Hype Label of the Month: Monologues Records

We link up with Monologues Records boss Ben Gomori to learn more about the winning formula behind his exceptionally groovy house music label.

7 min
HYPELOTM Monologue Beatportal Header
Dec 19, 2021
Chandler Shortlidge

Since its launch in 2015 by veteran UK DJ and promoter Ben Gomori, Monologues Records has become synonymous with high-quality house music.

Gomori started the imprint as a reaction to the issues he saw pervading the scene’s established imprints, and decided it was time to do things differently. By putting the artist first, Gomori has been able to support exciting newcomers like Laurence Guy, Leon Revol and Anna Wall, while providing himself a platform for his own music — released how and when he sees fit.

It’s been a winning formula so far, which is why we caught up with Gomori to find out more about running during the pandemic, his thoughts on crypto and the blockchain’s potential disruption to record labels, and what’s next for Monologues Records. He also provided a playlist, featuring some of the imprint’s biggest releases.

Check out Monologues Records’ Hype Label of the Month chart on Beatport.
Monologues Records Beatport 1

Hi Ben, how has your 2021 been?

Challenging, but rewarding. I was dealing with all the lockdowns reasonably well and then I got (long) COVID and had the four most awful months of my life. But since then I have been making up for lost time, loving life, making some positive personal changes, having a few great gigs, feeling very grateful and content and making some music I’m really happy with. Like Joni said, “You don’t know what you’ve got ’til it’s gone,” and I’ve felt extremely thankful for everything I have and life returning mostly to normal.

You established your label as a response to “frustrations I experienced releasing my music on some well-established labels,” with a mission to “support other artists I love where releases would be promoted properly and where we could all help support each other.” How is your mission going?

I guess it’s going pretty well insofar as I’ve definitely provided a good platform for all the artists I’ve signed and I’ve done everything I can to push their music, and hopefully given them the best experience of working with a label possible. In terms of my own music, it’s definitely refreshing to be totally in control of what I release on the label and how and when I release it.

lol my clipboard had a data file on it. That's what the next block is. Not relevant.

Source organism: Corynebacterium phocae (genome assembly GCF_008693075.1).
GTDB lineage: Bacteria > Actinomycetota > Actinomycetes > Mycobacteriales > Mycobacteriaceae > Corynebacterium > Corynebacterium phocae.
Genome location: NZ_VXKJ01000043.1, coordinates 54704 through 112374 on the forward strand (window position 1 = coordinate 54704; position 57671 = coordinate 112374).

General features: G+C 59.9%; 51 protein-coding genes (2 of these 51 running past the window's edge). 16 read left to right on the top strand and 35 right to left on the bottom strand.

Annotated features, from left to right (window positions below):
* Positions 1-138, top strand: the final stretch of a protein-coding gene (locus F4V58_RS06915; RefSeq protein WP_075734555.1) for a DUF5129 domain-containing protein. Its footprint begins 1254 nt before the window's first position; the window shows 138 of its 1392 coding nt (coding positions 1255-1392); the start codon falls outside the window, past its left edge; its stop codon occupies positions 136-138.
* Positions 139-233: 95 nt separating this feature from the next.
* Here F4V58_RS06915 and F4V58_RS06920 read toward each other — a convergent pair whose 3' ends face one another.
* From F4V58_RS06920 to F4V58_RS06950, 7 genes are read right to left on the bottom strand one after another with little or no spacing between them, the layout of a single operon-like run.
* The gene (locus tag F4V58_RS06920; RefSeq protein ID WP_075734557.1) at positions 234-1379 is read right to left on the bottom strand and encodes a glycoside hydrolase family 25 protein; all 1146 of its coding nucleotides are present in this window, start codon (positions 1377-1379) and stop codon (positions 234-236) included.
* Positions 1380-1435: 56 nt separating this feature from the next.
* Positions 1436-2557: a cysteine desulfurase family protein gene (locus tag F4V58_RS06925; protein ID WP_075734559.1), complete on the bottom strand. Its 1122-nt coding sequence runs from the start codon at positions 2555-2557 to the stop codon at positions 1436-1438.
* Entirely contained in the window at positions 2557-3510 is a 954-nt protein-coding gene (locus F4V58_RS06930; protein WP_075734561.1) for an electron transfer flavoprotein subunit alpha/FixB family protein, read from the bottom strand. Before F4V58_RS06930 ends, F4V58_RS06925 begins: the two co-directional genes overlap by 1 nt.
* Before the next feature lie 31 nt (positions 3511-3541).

What’s been the most challenging thing about running a label since the pandemic began?

Releasing music made for dancefloors when there’s nowhere to dance. I was pretty gutted about releasing two EPs from the amazing Manakinz during fallow periods but it’s just how the release schedules fell.

And what’s been the most rewarding or unexpected highlight?

Having a bit more time to think about ways to promote the releases visually and online has definitely been a positive.

Tell us about the A&R process for Monologues. How do you decide on what to sign?

It’s a mixture of people sending in demos and me going after producers that I like. I’m looking for something memorable — chiefly, stuff that makes dancefloors move. I’m trying to be as choosy as possible these days about what I take on board and make sure it really excites me.

Is there a new Monologues artist you’re especially excited about?

Manakinz (Sub Club legend Harri and Max Raskin) have been my favourite producers of the last few years. Every single time I play one of their tracks out, people go wild. They just know how to engineer tracks to make dancefloors go off. I can’t get enough of them. Devante Embers also has a very bright future ahead — his debut EP for us has had really great reactions, and it’s unusual to see an artist’s first release get the support it’s had, from Beatport to Spotify to BBC Radio 1.

Over the years, has there been a release that really surprised you in terms of how the public reacted, good or bad?

I was really surprised about how little our last vinyl sampler Dialogue Vol. 4 sold, to be honest. It had four really strong tracks from amazing producers — all of which I had thoroughly road-tested and continue to get great reactions in my sets to this day — but it just didn’t work out for some reason.

Do you think NFTs, crypto or the blockchain will change the record label model in any way?

No. No and maybe.

What’s next for Monologues in 2022?

I’m going to be focusing mostly on releasing my own music on the label, but we’ve also got another killer EP from Manakinz lined up. We’ll have our 50th release coming up and I’m trying to think of something special to do for that too.

Finally, tell us about the playlist you’ve made.

It’s a mixture of some of our biggest tracks from recent releases and my favourite tracks from our previous five years, showing the diversity of what we’ve put out over the years. Hope y’all like it!

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